ZDNet discusses how Iranian hackers are breaching Singapore universities to access research data:
At least 52 accounts were affected across the Nanyang Technological University (NTU), National University of Singapore (NUS), Singapore Management University, and Singapore University of Technology and Design, according to a joint statement Tuesday by Cyber Security Agency of Singapore (CSA) and Ministry of Education (MOE).
Hackers had used phishing attacks to harvest credentials from affected staff members and used these to gain access to the institutes’ online libraries and research articles published by the academic staff.
Based on their investigations, CSA and MOE said no sensitive data had been stolen and the attacks did not appear to be linked to the APT attacks against NUS and NTU last year.
They were, however, believed to be part of last month’s attacks against education institutions worldwide including 144 universities in the US, after which the US Deputy Attorney General unveiled a series of indictments and financial sanctions against Iranians. The US government had identified nine Iranians thought to be part of the cyberattacks.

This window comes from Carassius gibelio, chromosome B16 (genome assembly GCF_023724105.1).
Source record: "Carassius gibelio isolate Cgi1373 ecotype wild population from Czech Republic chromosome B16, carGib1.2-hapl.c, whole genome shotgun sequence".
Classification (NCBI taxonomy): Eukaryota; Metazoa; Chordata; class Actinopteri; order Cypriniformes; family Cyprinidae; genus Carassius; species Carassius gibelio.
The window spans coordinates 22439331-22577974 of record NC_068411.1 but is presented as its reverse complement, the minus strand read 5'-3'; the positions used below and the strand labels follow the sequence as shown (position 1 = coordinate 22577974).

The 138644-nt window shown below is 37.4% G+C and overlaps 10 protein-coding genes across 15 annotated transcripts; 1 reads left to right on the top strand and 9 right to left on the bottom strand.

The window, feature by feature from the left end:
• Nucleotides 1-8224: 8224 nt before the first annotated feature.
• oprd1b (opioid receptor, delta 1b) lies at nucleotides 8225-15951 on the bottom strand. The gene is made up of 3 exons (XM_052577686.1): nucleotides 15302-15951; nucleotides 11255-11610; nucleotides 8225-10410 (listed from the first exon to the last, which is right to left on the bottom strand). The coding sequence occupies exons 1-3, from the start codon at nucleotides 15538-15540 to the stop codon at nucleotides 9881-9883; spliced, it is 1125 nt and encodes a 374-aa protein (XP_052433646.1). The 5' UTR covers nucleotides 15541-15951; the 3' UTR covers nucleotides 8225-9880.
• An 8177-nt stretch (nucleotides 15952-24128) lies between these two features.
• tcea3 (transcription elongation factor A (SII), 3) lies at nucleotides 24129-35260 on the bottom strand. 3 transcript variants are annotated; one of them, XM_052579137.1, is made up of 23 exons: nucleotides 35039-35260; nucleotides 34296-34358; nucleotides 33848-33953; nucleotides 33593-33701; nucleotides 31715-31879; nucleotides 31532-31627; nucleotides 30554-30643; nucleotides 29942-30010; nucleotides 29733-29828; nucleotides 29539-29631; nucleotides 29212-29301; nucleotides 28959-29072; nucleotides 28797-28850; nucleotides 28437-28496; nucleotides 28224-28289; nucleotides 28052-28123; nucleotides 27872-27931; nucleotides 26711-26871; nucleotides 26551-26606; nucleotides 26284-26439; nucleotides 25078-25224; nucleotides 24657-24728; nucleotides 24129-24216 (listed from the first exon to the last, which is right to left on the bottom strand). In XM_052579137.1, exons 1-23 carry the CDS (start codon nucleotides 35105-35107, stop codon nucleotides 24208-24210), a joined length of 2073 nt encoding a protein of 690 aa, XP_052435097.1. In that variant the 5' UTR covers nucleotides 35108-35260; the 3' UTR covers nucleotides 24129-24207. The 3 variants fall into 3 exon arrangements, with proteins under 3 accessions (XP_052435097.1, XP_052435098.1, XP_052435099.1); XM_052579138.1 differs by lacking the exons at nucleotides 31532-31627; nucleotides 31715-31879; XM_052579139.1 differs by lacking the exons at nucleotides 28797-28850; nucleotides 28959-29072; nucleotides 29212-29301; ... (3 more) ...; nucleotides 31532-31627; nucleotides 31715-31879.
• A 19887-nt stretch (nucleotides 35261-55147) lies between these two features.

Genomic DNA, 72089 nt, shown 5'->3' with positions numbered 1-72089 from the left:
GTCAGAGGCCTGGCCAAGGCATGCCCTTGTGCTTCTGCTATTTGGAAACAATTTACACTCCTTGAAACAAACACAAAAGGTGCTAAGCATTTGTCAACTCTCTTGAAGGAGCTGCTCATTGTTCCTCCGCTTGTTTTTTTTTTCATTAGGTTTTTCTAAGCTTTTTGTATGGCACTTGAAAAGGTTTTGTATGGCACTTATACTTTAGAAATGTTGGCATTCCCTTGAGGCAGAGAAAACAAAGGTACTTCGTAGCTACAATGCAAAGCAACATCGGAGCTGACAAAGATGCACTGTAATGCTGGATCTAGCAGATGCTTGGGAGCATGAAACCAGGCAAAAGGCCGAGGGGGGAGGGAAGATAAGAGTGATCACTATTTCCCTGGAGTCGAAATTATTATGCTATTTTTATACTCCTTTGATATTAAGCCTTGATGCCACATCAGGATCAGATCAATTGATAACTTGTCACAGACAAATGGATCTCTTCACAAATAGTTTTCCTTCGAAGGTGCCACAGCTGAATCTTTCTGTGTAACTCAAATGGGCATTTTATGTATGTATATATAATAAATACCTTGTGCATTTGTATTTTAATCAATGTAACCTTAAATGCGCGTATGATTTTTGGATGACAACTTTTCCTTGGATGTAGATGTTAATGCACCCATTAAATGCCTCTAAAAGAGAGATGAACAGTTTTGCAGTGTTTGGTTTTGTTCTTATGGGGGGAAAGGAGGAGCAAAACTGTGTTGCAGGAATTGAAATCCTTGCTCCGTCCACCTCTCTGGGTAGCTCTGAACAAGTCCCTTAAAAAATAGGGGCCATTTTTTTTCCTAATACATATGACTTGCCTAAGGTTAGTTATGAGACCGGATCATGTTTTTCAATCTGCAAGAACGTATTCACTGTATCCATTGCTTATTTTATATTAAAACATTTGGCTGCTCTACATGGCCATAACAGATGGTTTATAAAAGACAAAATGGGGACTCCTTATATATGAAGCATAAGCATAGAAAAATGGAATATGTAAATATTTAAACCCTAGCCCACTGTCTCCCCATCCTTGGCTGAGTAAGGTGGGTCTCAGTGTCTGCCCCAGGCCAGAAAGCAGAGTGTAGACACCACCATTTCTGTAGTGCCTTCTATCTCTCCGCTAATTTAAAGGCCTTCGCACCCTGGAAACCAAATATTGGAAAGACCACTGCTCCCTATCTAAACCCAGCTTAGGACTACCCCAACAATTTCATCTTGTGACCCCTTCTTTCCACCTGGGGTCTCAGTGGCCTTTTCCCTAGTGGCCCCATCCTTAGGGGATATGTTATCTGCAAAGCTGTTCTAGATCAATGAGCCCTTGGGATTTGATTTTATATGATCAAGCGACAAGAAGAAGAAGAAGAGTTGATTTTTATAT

Iran is stepping up their cyber attack profile, hitting more locations outside their immediate vicinity. It is interesting to witness Iran maturing from a strong localized actor to a more globalized one. Likely the success of Chinese, Russian, and North Korean nation state backed actors is likely motivation enough for Iran, who wants to be recognized as a world cyber power.
In addition, Iran is well behind the rest of the globe in research. Much like how China primarily leverages cyber attacks for economic gain, to forego the need to spend a lot of time and money on research and development, Iran possibly sees the benefit of such an approach. By stealing intellectual property from research institutions like major Universities, Iran could potentially gain an economic advantage, or even a military one, depending on the application of the data they are focusing on collecting.